A Nice city, well paved streets, no mud, electric lights, and a good water plant, and also the whole city decorated with fine flags and bunting. At 11 a.m. Governor Harris and staff accompanied by a National Guard Band of 20 pieces arrived. Senator Foraker and other speakers being here. At noon Comrade Ball and I went to the Shawhan Hotel to take dinner. Being good looking and having the price, which was one dollar per plate we were ushered to the private dining room, where the other big fellow were; Forracker [sic] Harris, etc. Our mission here is to help unveil General Gibson’s monument. Comrade Ball introduced me to his Honor the Mayor, who afterwards made the address of welcome to 4,000 people at the auditorium. The parade, and [the] other out the door exercises, were put out [cancelled] by the rain. The program through [sic] at the at the auditorium, every boy went to the courthouse square to see the unveiling of the monument. A few remarks by the speakers music by the band, then two Grandsons of General Gibson pulled the ropes that uncovered the Statue of Gen. Gibson.

On my way home I stopped off at Clyde to see General McPherson’s monument. In 1864, 400 of my Regiment detailed to go to his burial; we did and fired three volleys over his grave. -TOWSER.

[VV. Ed. Note: First – I’ve no idea as to the identity of the author of this piece except the name “Towser”.

Next, the (first) General celebrated in the item was Civil War Brigadier General and politician William Harvey Gibson. While a highly successful trial lawyer, with a practice in in Seneca County, Ohio, he was also very attracted to politics. He helped organize the Ohio Republican Party and was elected Treasurer of the State of Ohio in 1855. At the outbreak of the Civil War, he was commissioned Colonel of the 49th Ohio Volunteer Infantry. He commanded the regiment through 42 battles and for distinguished service was brevetted [promoted in rand, but not pay] to Brigadier General of U.S. Volunteers on March 13, 1865. Following the war, he returned to the practice of law and in 1871, he laid out the town of Gibsonburg in Sandusky County, Ohio. He gained statewide and national recognition as an eloquent speaker for the Republican Party and the Grand Army of the Republic. After retiring from the practice of law, he was appointed adjutant general of Ohio and served on the Ohio Canal Commission. His last public office was Postmaster of Tiffin, Seneca County, Ohio, in 1891, which he served till his death in November 1894.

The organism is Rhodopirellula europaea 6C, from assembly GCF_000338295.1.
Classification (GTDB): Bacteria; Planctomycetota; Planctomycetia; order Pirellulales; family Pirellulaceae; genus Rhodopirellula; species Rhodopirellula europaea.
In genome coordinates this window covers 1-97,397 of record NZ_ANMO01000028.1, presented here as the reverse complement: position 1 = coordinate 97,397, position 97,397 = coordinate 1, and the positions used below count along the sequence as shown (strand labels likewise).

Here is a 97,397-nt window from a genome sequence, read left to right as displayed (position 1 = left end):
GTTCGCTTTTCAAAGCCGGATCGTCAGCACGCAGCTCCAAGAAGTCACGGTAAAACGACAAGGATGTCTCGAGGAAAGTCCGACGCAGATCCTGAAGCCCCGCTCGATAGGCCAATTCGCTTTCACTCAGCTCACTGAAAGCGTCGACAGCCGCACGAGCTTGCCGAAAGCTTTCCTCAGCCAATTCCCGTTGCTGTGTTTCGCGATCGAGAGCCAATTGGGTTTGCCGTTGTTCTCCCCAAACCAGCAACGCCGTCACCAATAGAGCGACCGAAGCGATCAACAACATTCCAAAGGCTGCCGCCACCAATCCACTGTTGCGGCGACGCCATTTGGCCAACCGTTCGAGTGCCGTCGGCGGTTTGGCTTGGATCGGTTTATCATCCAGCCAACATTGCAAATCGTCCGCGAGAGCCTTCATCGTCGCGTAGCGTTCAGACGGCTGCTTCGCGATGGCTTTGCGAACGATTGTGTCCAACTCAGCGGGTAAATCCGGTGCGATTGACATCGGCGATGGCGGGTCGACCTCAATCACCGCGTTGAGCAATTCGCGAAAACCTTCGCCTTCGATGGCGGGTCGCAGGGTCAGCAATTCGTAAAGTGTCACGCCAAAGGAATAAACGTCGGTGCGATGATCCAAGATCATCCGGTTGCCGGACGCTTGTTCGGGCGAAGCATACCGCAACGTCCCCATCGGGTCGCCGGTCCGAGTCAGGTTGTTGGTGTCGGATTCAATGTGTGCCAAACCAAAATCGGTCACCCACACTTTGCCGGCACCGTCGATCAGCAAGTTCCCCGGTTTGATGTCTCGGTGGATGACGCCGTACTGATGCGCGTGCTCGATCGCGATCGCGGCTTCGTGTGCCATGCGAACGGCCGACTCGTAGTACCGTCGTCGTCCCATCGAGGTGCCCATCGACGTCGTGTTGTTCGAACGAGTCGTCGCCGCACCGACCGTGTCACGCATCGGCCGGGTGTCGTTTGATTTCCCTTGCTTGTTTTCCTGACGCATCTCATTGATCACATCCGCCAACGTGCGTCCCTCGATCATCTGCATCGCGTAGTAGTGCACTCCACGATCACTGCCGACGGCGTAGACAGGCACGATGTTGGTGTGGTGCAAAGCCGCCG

The other General referred to in this reports was Major General James Birdseye McPherson was born November 14, 1828, on a farm near Clyde, Ohio. He went to West Point in 1849 and graduated first in a class of 52 in 1853. Philip Sheridan and John Hood were classmates. He was killed at The Battle of Atlanta in July of 1864, and was the highest ranking officer killed during that war.]


Mr. Bryant has taken possession of his new home.

Mrs. Fanny Babcock of Florence died very suddenly last Sunday morning of Heart trouble.

Teams are busy hauling apples for Mr. O.B. Haise and Huesner.

The recent rains make the wheat fields look fine.


Miss Ruth Shepherd is ill with typhoid fever.

Mrs. Fred Schueman is recovering form an attack of typhoid fever.

State Fire Marshal D.E. Creamer has figured that Ohio an annual fire loss of from $20,000 to $30,000 as the result of burning rubbish. People cannot be too careful at this season of the year.